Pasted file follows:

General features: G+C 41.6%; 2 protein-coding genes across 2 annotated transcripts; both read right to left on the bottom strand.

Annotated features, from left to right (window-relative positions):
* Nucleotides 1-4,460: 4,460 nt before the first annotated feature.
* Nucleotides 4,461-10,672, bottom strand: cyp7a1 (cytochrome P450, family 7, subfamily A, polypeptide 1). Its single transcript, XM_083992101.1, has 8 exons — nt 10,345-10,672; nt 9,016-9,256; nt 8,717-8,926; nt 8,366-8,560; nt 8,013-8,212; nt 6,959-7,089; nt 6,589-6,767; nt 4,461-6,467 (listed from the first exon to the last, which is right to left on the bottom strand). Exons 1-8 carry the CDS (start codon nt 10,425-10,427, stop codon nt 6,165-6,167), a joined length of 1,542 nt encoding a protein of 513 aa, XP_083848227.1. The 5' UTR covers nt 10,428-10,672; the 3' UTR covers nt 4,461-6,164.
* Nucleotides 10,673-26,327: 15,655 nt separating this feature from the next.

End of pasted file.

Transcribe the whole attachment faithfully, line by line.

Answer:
General features: G+C 41.6%; 2 protein-coding genes across 2 annotated transcripts; both read right to left on the bottom strand.

Annotated features, from left to right (window-relative positions):
* Nucleotides 1-4,460: 4,460 nt before the first annotated feature.
* Nucleotides 4,461-10,672, bottom strand: cyp7a1 (cytochrome P450, family 7, subfamily A, polypeptide 1). Its single transcript, XM_083992101.1, has 8 exons — nt 10,345-10,672; nt 9,016-9,256; nt 8,717-8,926; nt 8,366-8,560; nt 8,013-8,212; nt 6,959-7,089; nt 6,589-6,767; nt 4,461-6,467 (listed from the first exon to the last, which is right to left on the bottom strand). Exons 1-8 carry the CDS (start codon nt 10,425-10,427, stop codon nt 6,165-6,167), a joined length of 1,542 nt encoding a protein of 513 aa, XP_083848227.1. The 5' UTR covers nt 10,428-10,672; the 3' UTR covers nt 4,461-6,164.
* Nucleotides 10,673-26,327: 15,655 nt separating this feature from the next.